An Elevated Command Box is a useful way to run certain specialised commands. Here’s how you do it:
The Start Button is the little flag icon in the bottom-left corner of the main screen in Windows 10.
Right-click the Start Button to get a menu of useful commands. From here you can click on Command Prompt (Admin) to get an elevated command prompt – you’ll be asked for permission first (just click Yes). It will open in a black window. When you’ve finished with the command box, you can type exit or just close the black window by clicking the normal “red X”.
The Windows 10 Search Box is a very useful tool, and under-used by many people. You can use it to search for almost anything on your PC (and maybe on the Web) – files, photos, documents, settings, and so on.
It’s at the bottom of your main PC screen (the desktop), just to the right of the little Windows flag (the Start button). It may contain the words “Search Windows”, “Search Windows and the Web”, or “Ask me anything”, depending on your PC’s settings.
It may also just be an icon, like this:
To use it, just type the start of a word or phrase into it. As you type, it will show you matching things that it finds.
Let’s say we want to find Windows’s “Command Box”. So I type com and up it pops:
I could either click it to run a command box, or right-click and choose Run as administrator to run an Elevated Command Box (that is, a command box with extra privileges).
There are a number of ways, but one of the easiest, and one that works on all modern versions of Windows is this:
In details: hold down the Windows key, press and release the “R” key, let go of the Windows key.
The “Run box” will appear:
Type “winver” (without the quotes) and click “OK”.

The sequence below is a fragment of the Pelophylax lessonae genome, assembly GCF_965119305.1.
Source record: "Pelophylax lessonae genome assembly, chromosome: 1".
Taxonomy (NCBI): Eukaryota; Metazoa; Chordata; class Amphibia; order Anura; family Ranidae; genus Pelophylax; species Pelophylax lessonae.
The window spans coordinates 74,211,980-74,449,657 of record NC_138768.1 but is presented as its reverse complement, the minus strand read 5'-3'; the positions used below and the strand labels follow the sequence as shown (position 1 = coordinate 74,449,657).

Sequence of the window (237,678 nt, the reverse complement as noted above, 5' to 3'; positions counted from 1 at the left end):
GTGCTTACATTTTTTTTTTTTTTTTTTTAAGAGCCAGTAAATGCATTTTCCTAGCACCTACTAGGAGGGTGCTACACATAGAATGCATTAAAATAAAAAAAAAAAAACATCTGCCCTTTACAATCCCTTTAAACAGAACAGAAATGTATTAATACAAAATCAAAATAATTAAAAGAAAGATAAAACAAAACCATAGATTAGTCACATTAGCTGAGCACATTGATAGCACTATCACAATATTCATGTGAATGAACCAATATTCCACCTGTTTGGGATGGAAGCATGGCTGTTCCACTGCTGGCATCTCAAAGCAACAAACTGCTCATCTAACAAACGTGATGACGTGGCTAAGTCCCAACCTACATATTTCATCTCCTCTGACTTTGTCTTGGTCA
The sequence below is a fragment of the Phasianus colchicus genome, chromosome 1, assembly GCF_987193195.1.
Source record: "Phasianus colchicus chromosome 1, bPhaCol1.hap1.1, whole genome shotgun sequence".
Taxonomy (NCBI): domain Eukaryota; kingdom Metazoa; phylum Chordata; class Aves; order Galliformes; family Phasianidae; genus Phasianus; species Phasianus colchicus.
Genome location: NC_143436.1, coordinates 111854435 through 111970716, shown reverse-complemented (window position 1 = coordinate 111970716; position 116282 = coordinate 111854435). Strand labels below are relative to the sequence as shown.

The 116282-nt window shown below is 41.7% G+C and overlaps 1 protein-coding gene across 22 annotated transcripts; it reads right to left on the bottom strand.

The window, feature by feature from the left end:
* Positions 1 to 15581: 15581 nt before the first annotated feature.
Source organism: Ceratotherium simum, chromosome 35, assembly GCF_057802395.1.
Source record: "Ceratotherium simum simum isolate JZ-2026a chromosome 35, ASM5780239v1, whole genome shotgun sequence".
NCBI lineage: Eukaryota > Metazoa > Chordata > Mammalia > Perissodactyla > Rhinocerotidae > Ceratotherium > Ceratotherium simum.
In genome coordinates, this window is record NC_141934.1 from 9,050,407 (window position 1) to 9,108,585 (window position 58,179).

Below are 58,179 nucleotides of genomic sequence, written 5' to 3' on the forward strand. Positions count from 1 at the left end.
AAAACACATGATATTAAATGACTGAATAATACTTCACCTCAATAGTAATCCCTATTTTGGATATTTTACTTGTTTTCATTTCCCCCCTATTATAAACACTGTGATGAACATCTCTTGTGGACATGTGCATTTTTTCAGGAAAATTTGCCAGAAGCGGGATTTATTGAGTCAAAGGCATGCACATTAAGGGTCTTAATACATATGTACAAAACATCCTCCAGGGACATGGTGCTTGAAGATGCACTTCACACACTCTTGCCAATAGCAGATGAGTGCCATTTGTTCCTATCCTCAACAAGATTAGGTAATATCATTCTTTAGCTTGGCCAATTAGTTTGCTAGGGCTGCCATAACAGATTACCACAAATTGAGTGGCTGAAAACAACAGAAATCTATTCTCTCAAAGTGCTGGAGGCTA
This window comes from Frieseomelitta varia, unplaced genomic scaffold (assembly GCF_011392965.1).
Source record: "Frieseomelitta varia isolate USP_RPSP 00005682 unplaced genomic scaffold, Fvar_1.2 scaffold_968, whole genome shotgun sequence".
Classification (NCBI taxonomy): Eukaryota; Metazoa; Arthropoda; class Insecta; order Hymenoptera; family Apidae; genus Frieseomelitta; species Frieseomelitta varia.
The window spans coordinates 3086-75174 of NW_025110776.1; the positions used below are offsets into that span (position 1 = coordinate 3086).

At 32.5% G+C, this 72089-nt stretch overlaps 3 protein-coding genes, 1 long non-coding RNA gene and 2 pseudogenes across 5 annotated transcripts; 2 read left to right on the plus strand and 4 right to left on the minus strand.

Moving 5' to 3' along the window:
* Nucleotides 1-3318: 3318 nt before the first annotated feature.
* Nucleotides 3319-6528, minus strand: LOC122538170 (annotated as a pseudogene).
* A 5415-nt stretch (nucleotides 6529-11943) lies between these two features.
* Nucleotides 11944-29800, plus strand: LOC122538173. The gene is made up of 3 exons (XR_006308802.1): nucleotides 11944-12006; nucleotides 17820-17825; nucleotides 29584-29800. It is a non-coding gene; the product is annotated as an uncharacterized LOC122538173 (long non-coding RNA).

You’ll be shown a box that tells you which Windows you have (Windows XP, Windows Vista, Windows 8, Windows 10), and, in smaller letters the version and edition – version 1610 of Windows 10 Pro, for example. Click “OK” to make the box go away.
People say they don’t like Windows 10, but I find a few simple changes make it much better. Here are the changes I usually make for my customers. These are just my preferences, I’m not claiming everyone will agree, but they suit me and they seem to suit most of my customers.
As Windows 10 is the last ever version of Windows (there will be lots of small changes, but no more “big bang” new versions), we might as well get it how we want it, and just start calling it “Windows”.
Now the “free upgrade” period for getting Windows 10 is over, where do we stand? It seems to have come in for a lot of criticism, much of which seems to me to be rather undeserved. I’ve upgraded dozens of my customers for Windows 10, and had remarkably few problems.
Windows 10 was released in July 2015, with the offer of free upgrade for Windows 7 and Windows 8.1 home users (there is no Windows 9). My advice at the time to most of my customers was to wait and see how Windows 10 worked out, and not to rush into the upgrade. Sure enough, there was a major re-release of Windows 10 in November 2015 (the “Fall upgrade” or the “1511 upgrade”).